Around 90% of TPO cases concluded without ombudsman intervention

Around 90 per cent of cases heard by The Pensions Ombudsman are concluded without the
intervention of the pensions ombudsman, Anthony Arter, himself taking part.

Publishing its annual report for 2018/19, yesterday, 18 July, TPO highlighted that it has been a year of transformation at the watchdog service, against a backdrop of increased demand.

The ombudsman stressed that it has made improvements to the customer journey by resolving disputes and completing investigations at the earliest possible stage. TPO stated hearing more cases without Arter’s involvement, makes it quicker and easier for all parties involved.

Over the past year, TPO experienced an increase of 5 per cent in traditional investigations, but it has also dealt with an additional 3,526 early resolution dispute. This means TPO’s output has tripled when compared with last year.

Commenting, Arter said: “It has been another incredibly busy and exciting year for us as the changes from 2017/18 have had a chance to bed in. This is our first Annual Report to include the work of the Early Resolution Team that incorporates 240 volunteer pension specialists.

“Although we have seen only a modest increase in the number of complaints accepted for
investigation, the number of early resolution cases we took on was 50% higher than anticipated, meaning our output has tripled overall.”

Furthermore, he said TPO’s expanded remit and associated increase in headcount have necessitated an ongoing review of its internal systems and processes to make sure it has the right resource in place to respond to its customers’ needs.

“Through improving our processes, we have successfully maintained an average time of 5.3 months to complete new investigations and more cases than ever before (almost 90%) are being resolved at an earlier stage without the need for an ombudsman’s involvement; making it quicker and easier for all parties concerned,” he added.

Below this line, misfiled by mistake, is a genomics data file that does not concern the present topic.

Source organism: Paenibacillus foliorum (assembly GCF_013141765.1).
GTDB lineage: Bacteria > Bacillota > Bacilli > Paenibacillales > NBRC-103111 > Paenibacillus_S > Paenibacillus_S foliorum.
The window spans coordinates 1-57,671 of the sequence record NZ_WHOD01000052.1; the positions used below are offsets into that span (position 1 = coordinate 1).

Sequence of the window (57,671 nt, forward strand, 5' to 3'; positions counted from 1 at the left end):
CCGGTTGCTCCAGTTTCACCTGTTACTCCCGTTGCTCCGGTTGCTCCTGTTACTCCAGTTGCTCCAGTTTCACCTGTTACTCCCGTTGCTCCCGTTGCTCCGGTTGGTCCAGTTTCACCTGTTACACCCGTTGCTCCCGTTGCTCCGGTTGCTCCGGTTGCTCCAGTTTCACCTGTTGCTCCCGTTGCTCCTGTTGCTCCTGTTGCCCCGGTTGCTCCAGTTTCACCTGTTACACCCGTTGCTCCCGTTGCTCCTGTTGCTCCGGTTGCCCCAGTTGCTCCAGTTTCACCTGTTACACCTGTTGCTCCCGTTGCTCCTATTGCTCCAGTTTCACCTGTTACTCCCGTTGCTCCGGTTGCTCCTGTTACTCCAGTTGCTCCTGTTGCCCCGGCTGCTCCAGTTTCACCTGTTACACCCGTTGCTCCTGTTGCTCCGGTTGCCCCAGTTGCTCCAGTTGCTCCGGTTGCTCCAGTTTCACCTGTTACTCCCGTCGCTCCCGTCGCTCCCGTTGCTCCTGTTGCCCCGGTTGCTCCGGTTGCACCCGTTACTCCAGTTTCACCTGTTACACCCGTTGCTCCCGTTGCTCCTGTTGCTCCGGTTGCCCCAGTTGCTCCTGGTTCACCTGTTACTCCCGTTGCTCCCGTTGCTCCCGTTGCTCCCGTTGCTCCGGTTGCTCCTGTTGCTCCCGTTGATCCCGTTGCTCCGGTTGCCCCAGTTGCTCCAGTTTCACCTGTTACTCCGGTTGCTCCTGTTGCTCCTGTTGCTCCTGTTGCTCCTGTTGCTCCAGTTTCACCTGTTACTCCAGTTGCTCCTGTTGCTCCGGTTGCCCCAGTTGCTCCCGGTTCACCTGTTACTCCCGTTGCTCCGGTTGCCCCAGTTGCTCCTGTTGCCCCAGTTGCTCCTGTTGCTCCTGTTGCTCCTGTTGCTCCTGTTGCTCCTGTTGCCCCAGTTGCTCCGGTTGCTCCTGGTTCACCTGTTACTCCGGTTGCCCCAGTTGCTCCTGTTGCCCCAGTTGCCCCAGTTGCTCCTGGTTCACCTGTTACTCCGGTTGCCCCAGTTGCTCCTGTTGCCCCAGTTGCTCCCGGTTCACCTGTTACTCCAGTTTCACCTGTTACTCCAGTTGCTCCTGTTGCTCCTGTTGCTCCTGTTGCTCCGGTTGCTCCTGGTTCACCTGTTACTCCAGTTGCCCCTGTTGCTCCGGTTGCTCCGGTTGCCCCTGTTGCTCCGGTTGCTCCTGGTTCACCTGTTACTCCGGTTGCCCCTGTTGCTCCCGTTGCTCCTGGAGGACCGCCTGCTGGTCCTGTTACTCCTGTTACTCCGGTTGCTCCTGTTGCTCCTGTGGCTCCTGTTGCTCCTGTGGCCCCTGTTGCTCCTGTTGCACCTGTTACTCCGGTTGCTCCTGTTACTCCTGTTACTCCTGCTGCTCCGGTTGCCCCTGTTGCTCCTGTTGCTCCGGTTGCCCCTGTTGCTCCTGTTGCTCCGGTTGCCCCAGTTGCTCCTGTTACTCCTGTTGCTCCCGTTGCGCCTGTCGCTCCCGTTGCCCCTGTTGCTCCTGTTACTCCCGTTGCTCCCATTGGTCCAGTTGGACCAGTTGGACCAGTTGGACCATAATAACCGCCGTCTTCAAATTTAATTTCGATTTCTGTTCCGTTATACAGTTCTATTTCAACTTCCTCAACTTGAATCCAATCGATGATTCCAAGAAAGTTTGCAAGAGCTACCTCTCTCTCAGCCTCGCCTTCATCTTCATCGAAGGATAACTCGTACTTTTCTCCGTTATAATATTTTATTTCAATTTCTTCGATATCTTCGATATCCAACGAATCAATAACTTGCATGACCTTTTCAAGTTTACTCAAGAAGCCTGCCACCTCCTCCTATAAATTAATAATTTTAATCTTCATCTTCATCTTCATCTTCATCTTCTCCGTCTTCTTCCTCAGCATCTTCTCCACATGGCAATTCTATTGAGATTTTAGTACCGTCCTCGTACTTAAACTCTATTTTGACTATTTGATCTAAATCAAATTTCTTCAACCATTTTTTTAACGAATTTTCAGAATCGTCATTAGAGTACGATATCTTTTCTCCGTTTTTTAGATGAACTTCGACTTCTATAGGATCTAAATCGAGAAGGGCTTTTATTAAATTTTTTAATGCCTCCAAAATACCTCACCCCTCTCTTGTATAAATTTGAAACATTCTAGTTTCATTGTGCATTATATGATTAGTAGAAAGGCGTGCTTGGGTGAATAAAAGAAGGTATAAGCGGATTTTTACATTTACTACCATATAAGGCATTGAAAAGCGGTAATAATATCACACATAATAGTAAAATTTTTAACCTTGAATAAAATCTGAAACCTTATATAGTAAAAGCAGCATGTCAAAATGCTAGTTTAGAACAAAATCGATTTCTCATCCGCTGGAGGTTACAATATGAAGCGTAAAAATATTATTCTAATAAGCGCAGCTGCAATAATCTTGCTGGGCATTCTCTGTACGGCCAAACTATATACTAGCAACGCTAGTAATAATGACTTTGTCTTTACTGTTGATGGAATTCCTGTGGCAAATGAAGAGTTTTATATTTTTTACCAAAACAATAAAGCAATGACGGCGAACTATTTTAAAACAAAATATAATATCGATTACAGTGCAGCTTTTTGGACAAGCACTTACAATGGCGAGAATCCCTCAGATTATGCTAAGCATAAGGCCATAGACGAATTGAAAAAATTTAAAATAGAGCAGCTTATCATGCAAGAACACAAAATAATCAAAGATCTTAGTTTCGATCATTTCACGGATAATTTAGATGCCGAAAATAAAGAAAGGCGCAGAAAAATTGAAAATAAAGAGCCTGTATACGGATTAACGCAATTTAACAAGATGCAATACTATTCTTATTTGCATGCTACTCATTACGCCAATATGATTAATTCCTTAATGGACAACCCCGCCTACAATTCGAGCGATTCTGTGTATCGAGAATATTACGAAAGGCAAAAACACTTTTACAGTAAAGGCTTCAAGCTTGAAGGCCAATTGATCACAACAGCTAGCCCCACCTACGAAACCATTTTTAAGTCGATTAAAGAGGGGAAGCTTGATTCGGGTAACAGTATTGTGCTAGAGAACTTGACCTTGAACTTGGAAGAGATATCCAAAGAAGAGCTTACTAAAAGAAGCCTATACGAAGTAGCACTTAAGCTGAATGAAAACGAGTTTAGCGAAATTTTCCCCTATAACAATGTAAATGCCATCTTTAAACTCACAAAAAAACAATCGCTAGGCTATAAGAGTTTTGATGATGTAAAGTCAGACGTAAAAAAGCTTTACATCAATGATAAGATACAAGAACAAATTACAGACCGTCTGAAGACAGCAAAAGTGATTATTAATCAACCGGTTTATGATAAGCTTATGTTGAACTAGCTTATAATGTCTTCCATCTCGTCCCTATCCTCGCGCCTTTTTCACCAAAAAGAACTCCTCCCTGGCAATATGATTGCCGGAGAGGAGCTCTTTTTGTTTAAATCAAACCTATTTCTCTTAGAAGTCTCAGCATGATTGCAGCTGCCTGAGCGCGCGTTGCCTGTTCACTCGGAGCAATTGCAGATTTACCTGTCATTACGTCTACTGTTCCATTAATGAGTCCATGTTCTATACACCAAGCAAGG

TPO received 8,205 phone enquiries and 5,759 written enquiries during the year, taking on 1,528 new investigations. It completed 1,268 investigations, resolved 2,165 early resolution cases and 1,361 written quick responses (complaints that are clearly resolvable with the minimum of intervention).

Eighty per cent of cases were resolved informally by its adjudicators with a further 8 per cent being resolved without an ombudsman’s decision; meaning almost 90 per cent were resolved without the need for an ombudsman’s intervention. Twenty-eight per cent of cases formally decided by an ombudsman were upheld or partly upheld.

In addition, cases concerning the actions of the Pension Protection Fund continue to form a small part of its work, with 13 new referrals and 5 accepted for investigation in the year. Complaints about failure to act on instructions, transfers (such as the calculation or payment of transfer values) and the incorrect calculation of benefits continued to be the most common topics of completed investigations.

New investigations were completed in an average of 5.3 months, against a target of 6 months.

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